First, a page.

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Fish taxi swamped with work

Hey there, time traveller!
This article was published 28/3/2014 (1237 days ago), so information in it may no longer be current.

SACRAMENTO, Calif. -- California is hauling 30 million young Chinook salmon hundreds of kilometres toward the Pacific Ocean in tanker trucks to save the fishing industry after a record drought left rivers too low for migration.

Three climate-controlled trucks, each bearing 130,000 silvery eight-centimetre smolts, left a federal hatchery 289 kilometres north of San Francisco this week for a sloshy, three-hour drive to San Pablo Bay, where they are held in netted pens to acclimate before release.

A Chinook salmon smolt flips out of the water after being released from a tanker truck on Tuesday, March 25, 2014 in Rio Vista, Calif.


A Chinook salmon smolt flips out of the water after being released from a tanker truck on Tuesday, March 25, 2014 in Rio Vista, Calif.

"Water conditions, because of the drought, are going to be horrible for the fish," said Harry Morse of the state Fish and Wildlife Department. "Depending on how far those fish have to go, the longer they must travel through the system, the higher the losses."

The fish taxi is the latest in a series of emergency steps that state and federal authorities are rushing into place as reservoirs ebb one-third below normal and farmers idle thousands of acres. Gov. Jerry Brown has called for a voluntary 20 per cent cut in water use and many areas have declared mandatory restrictions. More than 800 wildfires have broken out since Jan. 1, three times more than usual, state records show, and smog in Los Angeles is worse without winter rains to clear the air.

California's 38 million people endured the driest year on record last year. The most-populous state has only about a quarter of the average amount of water in mountain snow that melts in the spring to fill lakes and rivers.

The hatchery fish that typically migrate through the Sacramento River Delta to the sea are key to the state's $1.5-billion commercial and recreational fishing industry, the Nature Conservancy said. Fish released now will be part of the population that can be harvested in a few years.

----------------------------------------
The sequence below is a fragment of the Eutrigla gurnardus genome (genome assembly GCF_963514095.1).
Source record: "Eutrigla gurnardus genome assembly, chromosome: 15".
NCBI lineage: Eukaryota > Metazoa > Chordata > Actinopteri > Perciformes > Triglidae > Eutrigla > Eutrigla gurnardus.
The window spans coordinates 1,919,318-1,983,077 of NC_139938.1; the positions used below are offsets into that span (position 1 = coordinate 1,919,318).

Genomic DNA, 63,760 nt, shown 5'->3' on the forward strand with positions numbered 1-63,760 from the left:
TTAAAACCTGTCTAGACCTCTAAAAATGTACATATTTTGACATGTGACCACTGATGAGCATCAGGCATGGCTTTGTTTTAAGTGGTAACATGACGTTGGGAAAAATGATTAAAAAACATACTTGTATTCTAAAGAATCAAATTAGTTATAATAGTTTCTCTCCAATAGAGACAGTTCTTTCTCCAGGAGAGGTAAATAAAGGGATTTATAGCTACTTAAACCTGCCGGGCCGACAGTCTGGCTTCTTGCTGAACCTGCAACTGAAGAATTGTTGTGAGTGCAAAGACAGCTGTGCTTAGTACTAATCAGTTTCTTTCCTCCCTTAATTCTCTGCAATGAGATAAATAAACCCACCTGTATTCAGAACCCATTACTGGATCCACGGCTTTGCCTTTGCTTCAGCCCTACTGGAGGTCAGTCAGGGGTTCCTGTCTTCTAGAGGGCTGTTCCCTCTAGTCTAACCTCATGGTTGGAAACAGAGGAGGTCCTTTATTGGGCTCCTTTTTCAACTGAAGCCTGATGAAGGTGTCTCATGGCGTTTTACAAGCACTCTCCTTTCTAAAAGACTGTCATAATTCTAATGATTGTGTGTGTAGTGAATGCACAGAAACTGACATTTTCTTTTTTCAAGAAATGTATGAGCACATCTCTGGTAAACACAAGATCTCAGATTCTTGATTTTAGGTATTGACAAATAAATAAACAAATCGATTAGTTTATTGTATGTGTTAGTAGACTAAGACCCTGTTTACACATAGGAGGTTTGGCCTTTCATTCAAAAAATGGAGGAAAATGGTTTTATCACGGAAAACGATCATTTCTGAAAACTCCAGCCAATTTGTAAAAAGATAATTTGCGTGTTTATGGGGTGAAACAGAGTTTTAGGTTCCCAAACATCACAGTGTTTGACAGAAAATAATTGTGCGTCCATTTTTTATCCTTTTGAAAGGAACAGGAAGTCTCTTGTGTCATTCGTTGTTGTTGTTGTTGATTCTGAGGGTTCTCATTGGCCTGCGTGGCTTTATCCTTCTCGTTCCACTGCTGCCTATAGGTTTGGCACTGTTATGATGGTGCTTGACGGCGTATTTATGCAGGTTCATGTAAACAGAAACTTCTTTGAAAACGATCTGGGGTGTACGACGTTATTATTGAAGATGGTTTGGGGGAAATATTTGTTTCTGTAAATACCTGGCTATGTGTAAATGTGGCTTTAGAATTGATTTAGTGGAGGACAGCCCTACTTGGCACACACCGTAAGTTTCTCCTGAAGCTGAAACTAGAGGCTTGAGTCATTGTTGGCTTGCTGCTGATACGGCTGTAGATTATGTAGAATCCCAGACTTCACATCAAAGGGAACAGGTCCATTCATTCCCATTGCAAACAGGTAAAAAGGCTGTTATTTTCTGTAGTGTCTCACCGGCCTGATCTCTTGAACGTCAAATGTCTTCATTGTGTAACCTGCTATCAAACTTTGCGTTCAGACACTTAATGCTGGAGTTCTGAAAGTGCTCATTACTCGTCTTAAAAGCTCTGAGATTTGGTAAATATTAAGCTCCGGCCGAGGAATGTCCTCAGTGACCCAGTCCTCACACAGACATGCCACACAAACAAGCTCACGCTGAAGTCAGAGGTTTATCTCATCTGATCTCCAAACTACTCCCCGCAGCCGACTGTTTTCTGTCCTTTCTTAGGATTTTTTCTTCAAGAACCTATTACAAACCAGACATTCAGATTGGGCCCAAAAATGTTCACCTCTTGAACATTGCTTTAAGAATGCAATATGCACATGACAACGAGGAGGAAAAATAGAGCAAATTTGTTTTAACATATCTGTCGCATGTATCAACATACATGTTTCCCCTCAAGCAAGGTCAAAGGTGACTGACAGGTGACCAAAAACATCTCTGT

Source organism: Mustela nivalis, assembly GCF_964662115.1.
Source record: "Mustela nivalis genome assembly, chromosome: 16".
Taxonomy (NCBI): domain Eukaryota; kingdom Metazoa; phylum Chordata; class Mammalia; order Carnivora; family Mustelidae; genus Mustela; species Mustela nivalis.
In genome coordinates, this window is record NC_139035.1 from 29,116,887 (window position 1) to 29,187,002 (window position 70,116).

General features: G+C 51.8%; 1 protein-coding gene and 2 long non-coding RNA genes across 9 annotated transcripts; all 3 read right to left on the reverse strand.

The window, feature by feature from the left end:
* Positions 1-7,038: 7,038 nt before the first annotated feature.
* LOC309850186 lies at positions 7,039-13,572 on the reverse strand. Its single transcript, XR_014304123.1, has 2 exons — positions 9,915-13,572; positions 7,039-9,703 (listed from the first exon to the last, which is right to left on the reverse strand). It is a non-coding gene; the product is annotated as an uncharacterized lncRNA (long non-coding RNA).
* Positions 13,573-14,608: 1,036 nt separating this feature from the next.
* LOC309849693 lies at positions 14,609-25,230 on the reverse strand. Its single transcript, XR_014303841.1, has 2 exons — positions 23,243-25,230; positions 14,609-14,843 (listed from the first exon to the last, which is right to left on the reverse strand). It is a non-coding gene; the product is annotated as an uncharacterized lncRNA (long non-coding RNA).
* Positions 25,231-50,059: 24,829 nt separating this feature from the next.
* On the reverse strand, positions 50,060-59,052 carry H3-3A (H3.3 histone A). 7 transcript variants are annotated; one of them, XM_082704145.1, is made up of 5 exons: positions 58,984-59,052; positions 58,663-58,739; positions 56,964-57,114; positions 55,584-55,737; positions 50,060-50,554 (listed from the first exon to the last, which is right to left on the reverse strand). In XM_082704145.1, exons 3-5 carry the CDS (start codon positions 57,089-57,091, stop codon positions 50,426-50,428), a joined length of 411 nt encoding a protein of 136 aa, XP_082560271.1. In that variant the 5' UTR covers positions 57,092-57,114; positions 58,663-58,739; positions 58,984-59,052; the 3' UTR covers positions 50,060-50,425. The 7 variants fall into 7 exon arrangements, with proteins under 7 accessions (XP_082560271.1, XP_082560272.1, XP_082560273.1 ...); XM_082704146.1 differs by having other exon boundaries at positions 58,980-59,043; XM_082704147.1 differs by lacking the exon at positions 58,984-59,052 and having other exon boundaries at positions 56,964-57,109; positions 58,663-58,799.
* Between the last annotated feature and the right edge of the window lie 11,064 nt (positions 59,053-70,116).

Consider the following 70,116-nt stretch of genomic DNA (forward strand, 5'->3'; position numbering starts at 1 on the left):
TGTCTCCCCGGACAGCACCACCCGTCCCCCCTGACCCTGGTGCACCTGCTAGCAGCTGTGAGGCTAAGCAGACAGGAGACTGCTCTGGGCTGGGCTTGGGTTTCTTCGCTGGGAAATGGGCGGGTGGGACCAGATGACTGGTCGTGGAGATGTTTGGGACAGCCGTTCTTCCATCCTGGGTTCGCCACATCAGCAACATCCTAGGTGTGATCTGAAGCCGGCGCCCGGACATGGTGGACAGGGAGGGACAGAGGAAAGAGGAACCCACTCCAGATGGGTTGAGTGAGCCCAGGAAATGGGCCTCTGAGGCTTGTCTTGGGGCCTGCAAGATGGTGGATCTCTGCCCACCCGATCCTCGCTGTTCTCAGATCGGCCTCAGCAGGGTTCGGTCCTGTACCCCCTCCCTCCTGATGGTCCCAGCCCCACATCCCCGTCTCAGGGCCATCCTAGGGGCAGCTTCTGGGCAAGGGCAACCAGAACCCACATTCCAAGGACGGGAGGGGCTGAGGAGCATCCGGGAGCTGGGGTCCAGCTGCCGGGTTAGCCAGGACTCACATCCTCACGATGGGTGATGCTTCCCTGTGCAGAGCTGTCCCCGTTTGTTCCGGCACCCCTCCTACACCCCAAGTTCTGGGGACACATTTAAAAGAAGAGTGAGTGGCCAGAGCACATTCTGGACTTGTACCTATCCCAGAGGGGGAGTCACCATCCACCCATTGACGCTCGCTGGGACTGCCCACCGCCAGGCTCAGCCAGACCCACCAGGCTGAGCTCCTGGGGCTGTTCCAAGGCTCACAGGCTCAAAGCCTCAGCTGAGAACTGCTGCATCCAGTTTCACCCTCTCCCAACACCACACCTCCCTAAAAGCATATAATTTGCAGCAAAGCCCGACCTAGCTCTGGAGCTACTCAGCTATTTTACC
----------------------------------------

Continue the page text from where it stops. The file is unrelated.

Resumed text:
The lack of rainfall means the Sacramento River will prove too shallow and too warm for the tiny fish to survive the 300 to 500 kilometres of river and tributaries some must navigate to reach the Pacific.

Convoys of four to seven trucks daily will make the trip from the federal hatchery for 22 days during the next 21/2 months. In all, 12 million juvenile fish will be taxied from there, along with 18 million raised in four state-owned hatcheries in June. When released from the pens, the tiny fish will migrate to the ocean and mature. They return to the rivers as adults to spawn.

The U.S. Interior Department's Bureau of Reclamation said last month it won't be able to deliver any of the water requested by farmers in California's Central Valley, the state's most productive agricultural region.

The Bureau of Reclamation supplies water to a million people and a third of the irrigated farmland in California through a 800-kilometres network of canals and tunnels.

The California Farm Water Coalition said farmers probably will fallow as much as 800,000 acres of land because of the lack of water at a cost of $7.5 billion.


-- Washington Post-Bloomberg


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